23 August, 2017

Réti annotation from 'Morgenzeitung', 1929

I admit that, despite my desire to understand, and appreciate, "super-GM chess", most of the time, even with explanatory commentary from a GM 'live in the studio', it is beyond my grasp.

Richard Réti, understandably given his position as the inventor of one of the pivotal hyper-modern opening systems, had a different opinion of positional chess, at least later in his life.

I picked up Harry Golembek's "Réti's Best Games" second-hand recently ( 6 Euros for a 1974 Dover paperback, which seems expensive until you see that the same thing reaches 265 GBP on Amazon ?!) and in  English descriptive notation : some nostalgic times ahead when I read the games !

The book's introduction takes a form of a memoir of Réti and finishes with part of his annotation, from 1929, to a game from Moscow between two Russian players, Pobedin and Lukomski, describing the following position, and it's flamboyant finish:

Lukomski-Pobedin, Moscow, 1929.White to play

ti wrote...."Something like this is not only pretty, but has the advantage of being much easier to understand than a difficult positional game. Thus it is only natural that the greater part of the chess world should be displeased with the fact that one seldom sees anything similar happening in modern master tournaments.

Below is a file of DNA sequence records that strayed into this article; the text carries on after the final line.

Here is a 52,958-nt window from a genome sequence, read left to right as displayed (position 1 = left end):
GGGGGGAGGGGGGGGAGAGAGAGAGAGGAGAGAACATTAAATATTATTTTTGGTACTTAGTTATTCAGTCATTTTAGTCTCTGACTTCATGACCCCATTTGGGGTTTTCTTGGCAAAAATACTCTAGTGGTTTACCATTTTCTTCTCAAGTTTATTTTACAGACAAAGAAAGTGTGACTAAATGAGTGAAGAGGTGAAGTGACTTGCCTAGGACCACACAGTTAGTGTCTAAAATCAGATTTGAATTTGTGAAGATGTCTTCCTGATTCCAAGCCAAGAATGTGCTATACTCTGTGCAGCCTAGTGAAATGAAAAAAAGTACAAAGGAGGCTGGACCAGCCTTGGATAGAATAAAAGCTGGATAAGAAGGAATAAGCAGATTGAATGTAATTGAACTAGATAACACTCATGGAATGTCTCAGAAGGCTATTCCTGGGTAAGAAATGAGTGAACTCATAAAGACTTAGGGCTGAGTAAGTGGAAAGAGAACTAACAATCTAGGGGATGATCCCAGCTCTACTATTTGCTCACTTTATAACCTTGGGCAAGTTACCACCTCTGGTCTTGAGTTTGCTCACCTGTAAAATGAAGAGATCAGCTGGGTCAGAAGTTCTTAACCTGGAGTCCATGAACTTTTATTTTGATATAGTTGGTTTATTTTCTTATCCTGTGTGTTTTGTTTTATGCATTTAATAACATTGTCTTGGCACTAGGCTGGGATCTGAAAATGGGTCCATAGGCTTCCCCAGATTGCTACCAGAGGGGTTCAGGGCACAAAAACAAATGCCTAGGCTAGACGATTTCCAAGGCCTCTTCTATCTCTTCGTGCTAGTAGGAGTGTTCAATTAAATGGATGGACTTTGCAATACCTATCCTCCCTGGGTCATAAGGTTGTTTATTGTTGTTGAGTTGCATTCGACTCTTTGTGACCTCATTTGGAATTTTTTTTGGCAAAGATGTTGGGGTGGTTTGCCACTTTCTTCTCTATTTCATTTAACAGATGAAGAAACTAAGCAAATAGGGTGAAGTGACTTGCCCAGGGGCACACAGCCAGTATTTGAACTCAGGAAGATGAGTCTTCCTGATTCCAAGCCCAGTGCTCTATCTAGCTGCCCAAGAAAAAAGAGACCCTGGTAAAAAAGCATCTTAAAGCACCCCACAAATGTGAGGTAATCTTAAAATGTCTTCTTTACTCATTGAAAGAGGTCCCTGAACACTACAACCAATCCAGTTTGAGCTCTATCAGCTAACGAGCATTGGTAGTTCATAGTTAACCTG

But the blame should be laid, not on the masters, but on the tournament organisers.

The latter must decide to invite to great-master tournaments some Pobedins as well. Then the public would see so many sacrificial combinations of this type that they would soon find them as banal and uninteresting as the writer of these lines - please forgive me for this confession - finds this Queen sacrifice."

Tartokower, however, described it is as "splendid", at least according to the Daily Express !

From my amateur level of chess, my heart certainly sides with Tartarkower on this, at least on the finish of the game, but my head is firmly with Réti for the general approach.

As a problem, the solution is simple, even trivial ! but see the full game below. 

Lukomski could have played 14...Qg5, and made Pobedin fight for it, but that would have been pointless, since the game is already over.

He lost it with the abysmal and thoughtless blitz-style move 11 of Bxd4, which, surely, even Tartakower would never have described as 'splendid' !

[Event "?"] [White "Lukomski"] [Black "Pobedin"] [Site "Moscow"] [Result "1–0"] [Date "1929"] 1.d4 Nf6 2.c4 e6 3.Nc3 b6 4.e4 Bb4 5.e5 Ne4 6.Qg4 Nxc3 7.bxc3 Bxc3+ 8.Kd1 Kf8 9.Rb1 Nc6 10.Ba3+ Kg8 11.Rb3 Bxd4 12.Qxg7+ Kxg7 13.Rg3+ Kh6 14.Bc1+ Kh5 15.Be2+ Kh4 16.Rh3#